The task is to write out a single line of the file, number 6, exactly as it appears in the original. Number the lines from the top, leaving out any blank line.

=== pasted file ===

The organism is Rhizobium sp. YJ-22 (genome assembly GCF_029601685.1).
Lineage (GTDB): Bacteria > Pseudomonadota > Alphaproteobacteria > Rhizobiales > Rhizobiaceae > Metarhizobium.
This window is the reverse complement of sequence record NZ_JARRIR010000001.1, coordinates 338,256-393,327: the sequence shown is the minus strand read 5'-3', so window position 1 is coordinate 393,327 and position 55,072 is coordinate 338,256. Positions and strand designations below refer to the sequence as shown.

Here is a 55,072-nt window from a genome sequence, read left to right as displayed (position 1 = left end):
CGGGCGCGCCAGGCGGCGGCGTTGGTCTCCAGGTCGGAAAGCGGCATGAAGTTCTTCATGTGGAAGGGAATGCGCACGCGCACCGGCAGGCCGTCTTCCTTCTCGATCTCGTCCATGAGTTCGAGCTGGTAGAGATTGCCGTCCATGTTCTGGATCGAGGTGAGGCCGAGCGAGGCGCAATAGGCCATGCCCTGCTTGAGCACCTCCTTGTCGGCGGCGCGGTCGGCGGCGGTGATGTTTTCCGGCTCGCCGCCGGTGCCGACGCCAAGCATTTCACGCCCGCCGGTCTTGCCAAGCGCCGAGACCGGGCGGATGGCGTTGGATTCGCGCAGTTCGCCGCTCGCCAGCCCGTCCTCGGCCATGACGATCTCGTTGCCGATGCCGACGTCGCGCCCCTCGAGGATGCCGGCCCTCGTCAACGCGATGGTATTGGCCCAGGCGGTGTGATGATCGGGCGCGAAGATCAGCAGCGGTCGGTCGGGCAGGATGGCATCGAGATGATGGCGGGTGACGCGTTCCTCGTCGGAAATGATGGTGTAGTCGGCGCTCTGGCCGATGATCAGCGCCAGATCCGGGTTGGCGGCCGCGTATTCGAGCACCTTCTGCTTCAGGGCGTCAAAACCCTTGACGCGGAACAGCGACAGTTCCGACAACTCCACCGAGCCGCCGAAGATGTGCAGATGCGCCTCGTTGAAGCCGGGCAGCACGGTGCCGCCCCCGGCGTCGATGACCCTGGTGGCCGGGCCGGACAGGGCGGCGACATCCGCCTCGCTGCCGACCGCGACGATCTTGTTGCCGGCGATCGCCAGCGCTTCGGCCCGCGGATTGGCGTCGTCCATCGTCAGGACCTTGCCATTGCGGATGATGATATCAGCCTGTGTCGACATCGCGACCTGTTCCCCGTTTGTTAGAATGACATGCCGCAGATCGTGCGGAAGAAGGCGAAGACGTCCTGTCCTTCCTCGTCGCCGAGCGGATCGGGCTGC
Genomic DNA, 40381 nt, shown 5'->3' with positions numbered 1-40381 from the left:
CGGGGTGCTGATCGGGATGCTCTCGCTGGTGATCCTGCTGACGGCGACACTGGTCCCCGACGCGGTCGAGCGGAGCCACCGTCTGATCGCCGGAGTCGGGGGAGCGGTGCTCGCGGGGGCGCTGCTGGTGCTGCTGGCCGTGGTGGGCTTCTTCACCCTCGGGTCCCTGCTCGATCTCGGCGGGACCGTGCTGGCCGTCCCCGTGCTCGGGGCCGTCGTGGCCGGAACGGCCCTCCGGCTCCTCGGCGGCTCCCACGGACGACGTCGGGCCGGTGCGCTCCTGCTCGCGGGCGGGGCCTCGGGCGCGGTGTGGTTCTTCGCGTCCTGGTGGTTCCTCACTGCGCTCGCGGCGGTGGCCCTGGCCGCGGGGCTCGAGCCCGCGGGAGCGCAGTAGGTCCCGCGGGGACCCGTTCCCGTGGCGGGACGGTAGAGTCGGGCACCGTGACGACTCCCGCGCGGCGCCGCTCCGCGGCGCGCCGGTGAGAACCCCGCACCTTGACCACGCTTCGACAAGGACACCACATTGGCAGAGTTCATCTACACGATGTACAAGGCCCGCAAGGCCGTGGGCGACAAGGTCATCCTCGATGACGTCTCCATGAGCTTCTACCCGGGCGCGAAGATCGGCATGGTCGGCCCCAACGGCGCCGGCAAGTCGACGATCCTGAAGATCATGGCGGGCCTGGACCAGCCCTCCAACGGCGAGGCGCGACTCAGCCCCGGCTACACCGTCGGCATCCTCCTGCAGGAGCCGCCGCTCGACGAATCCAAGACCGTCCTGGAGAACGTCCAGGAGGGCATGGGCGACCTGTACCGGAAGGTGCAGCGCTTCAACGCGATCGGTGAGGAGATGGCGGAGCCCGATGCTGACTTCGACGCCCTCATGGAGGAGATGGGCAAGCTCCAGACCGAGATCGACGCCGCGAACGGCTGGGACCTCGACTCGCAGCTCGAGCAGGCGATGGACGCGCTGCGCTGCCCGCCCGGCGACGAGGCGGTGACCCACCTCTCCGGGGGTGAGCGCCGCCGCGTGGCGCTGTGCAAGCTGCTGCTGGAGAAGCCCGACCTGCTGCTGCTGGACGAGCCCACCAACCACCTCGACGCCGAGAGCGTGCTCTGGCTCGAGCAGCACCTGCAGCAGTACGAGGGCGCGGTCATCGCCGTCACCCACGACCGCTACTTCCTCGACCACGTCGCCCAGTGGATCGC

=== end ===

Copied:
Genomic DNA, 40381 nt, shown 5'->3' with positions numbered 1-40381 from the left: